Most Americans think of rye bread as a vehicle for mustard-slathered corned beef or pastrami from neighborhood Jewish delis. But with heirloom grains and artisanal loaves on the rise, rye bread is having a renaissance of sorts in the United States. Rooted for centuries now in European carb culture, “each bread represents a terroir, in the sense that it encapsulates the economies, the agriculture, the lifestyle, the sensibilities and the social mores of each of its origins,” explains baker Stanley Ginsberg.
Beginners might try Ginsberg’s recipe for Swedish limpa from “The Rye Baker: Classic Breads from Europe and America.” There are many variations of the classic limpa. Some are made from a mixture of wheat and rye flour, others exclusively from rye. It’s not uncommon to find dark loaves of Swedish rye spiced with anise, fennel and even accents of orange peel and citrus zest. Ginsberg’s recipe is a basic one, built on a yeast-leavened straight dough, which he says makes it both quick and easy to bake: “Milk tenderizes the crumb, and a bouquet of fragrant spices, light molasses and pure rye produce a loaf that’s sweet and richly aromatic.”
Yield: 2 loaves (about 1½ pounds each)
3½ tbsp unsalted butter
1⅔ cups whole milk, at room temperature (68–72°F)
⅜ cup warm water (105ºF)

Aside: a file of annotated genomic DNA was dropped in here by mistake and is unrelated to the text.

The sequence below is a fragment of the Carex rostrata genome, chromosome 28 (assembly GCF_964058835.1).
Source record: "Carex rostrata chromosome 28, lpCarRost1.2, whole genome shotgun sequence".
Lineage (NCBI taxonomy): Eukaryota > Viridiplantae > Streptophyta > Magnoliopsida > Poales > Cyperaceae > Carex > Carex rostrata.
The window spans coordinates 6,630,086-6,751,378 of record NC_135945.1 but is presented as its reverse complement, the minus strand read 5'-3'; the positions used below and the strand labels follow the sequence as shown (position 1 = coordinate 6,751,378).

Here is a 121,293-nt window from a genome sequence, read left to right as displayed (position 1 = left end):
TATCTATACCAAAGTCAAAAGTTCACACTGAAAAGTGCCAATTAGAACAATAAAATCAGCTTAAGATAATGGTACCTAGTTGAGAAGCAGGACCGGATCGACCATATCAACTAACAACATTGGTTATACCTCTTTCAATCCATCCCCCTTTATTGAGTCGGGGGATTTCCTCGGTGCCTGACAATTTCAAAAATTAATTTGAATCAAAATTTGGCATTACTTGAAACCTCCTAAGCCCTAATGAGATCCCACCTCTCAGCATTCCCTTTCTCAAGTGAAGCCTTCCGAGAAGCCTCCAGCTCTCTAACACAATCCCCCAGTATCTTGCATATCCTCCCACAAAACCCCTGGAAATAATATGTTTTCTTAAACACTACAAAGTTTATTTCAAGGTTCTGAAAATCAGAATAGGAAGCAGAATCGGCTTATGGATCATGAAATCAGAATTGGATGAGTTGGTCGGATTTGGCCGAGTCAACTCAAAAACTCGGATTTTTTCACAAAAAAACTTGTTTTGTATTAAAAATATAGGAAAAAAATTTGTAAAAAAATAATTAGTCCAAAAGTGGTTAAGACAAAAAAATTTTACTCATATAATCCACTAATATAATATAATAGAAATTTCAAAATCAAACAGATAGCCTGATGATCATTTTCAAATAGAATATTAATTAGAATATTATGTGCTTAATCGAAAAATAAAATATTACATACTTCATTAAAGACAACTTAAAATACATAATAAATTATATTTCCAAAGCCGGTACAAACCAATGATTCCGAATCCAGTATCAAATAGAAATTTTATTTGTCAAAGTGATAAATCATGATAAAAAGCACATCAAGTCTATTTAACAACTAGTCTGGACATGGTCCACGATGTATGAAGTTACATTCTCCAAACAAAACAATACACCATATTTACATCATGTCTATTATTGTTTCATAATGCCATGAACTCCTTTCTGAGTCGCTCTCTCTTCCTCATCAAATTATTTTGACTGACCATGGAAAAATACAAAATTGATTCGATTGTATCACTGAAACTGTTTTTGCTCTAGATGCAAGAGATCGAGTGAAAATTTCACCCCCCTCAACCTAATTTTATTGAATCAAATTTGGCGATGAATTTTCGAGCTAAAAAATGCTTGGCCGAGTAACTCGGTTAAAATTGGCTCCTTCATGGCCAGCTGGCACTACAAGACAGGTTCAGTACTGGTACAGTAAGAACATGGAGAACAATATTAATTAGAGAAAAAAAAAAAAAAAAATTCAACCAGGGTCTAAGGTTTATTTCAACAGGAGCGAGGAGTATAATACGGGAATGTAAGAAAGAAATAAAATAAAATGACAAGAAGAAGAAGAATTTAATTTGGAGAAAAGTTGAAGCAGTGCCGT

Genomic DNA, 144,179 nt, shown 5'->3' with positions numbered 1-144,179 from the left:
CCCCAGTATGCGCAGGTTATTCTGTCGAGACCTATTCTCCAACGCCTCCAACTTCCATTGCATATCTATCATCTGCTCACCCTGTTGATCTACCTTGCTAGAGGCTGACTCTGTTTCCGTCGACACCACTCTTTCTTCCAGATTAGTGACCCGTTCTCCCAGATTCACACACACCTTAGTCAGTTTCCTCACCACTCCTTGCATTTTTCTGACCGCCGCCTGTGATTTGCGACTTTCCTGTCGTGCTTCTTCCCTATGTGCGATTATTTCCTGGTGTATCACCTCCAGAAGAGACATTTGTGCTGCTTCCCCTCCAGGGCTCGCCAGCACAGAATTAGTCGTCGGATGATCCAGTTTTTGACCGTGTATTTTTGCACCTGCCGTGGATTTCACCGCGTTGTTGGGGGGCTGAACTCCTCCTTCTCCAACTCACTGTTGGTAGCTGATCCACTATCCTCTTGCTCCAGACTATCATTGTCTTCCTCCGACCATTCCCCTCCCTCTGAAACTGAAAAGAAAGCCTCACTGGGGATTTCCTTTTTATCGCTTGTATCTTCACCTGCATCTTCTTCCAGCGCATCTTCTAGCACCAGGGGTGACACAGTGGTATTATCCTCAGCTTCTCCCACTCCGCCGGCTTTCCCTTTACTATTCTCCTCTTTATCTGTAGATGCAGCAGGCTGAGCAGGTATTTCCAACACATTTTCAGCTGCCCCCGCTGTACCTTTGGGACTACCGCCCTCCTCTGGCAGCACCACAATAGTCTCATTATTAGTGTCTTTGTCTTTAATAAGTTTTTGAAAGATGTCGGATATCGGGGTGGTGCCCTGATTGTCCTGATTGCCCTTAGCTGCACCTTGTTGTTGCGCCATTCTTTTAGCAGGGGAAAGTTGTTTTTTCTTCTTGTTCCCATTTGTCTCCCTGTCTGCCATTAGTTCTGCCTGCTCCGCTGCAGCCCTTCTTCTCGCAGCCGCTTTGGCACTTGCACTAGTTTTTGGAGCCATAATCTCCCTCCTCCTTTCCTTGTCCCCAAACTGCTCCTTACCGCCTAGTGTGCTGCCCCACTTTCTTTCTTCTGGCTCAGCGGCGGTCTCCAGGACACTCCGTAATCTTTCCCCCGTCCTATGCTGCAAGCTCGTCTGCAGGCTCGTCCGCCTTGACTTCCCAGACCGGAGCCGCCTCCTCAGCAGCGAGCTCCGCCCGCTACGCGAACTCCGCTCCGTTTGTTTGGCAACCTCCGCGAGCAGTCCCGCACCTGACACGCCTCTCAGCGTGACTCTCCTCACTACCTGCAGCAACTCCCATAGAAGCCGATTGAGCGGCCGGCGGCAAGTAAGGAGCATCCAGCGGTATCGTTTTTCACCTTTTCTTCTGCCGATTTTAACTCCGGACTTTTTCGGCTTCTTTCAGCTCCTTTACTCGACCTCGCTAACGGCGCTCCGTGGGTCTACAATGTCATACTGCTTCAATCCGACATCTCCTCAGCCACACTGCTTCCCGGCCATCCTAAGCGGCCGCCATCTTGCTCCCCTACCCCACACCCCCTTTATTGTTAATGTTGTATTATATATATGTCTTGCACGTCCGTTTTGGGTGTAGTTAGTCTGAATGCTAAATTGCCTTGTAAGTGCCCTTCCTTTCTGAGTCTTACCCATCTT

½ cup light molasses, malt syrup or light corn syrup
2 tsps salt
1¼ tsps caraway seed, toasted and ground
1 tsp fennel seed, toasted and ground
½ anise seed, toasted and ground
1 tsp coriander seed, toasted and ground
6⅔ cups medium rye flour
2 tsps instant yeast
flour, for dusting as needed
Prepare the milk: In a saucepan, melt the butter over medium heat, then add the milk, water, syrup, salt and spices. Warm the mixture until it reaches 105°F.
Mix the dough: Combine the flour and yeast in a mixer with a dough hook attachment. Add the warm spiced milk mixture and set the mixer speed to low (KA2) to form a smooth, firm dough, about 5 minutes. Cover the dough with a clean dish cloth. Allow to ferment at room temperature (68–72°F) or until the dough has visibly expanded, about 40–45 minutes.
Turn the dough, which will be only slightly sticky and very easy to handle, onto a lightly floured work surface and divide it into 2 portions weighing about 28 ounces each. each. Shape each portion into an oval loaf. Set the loaves on a well-floured peel, if using a baking stone, or a parchment-lined sheet pan. Cover and proof the dough at room temperature until the first cracks appear on the surface of the loaves, about 30–40 minutes.
Preheat the oven to 400°F and center your baking surface on the middle rack. Bake both loaves until they thump when tapped with a finger. The internal temperature should be at least 198°F, about 35–40 minutes. Transfer the loaves to a rack and cool thoroughly before slicing.
“The Rye Baker: Classic Breads from Europe and America” by Stanley Ginsberg. Copyright © 2016 by Stanley Ginsberg. Reprinted with permission of W.W. Norton & Company, Inc. All rights reserved.
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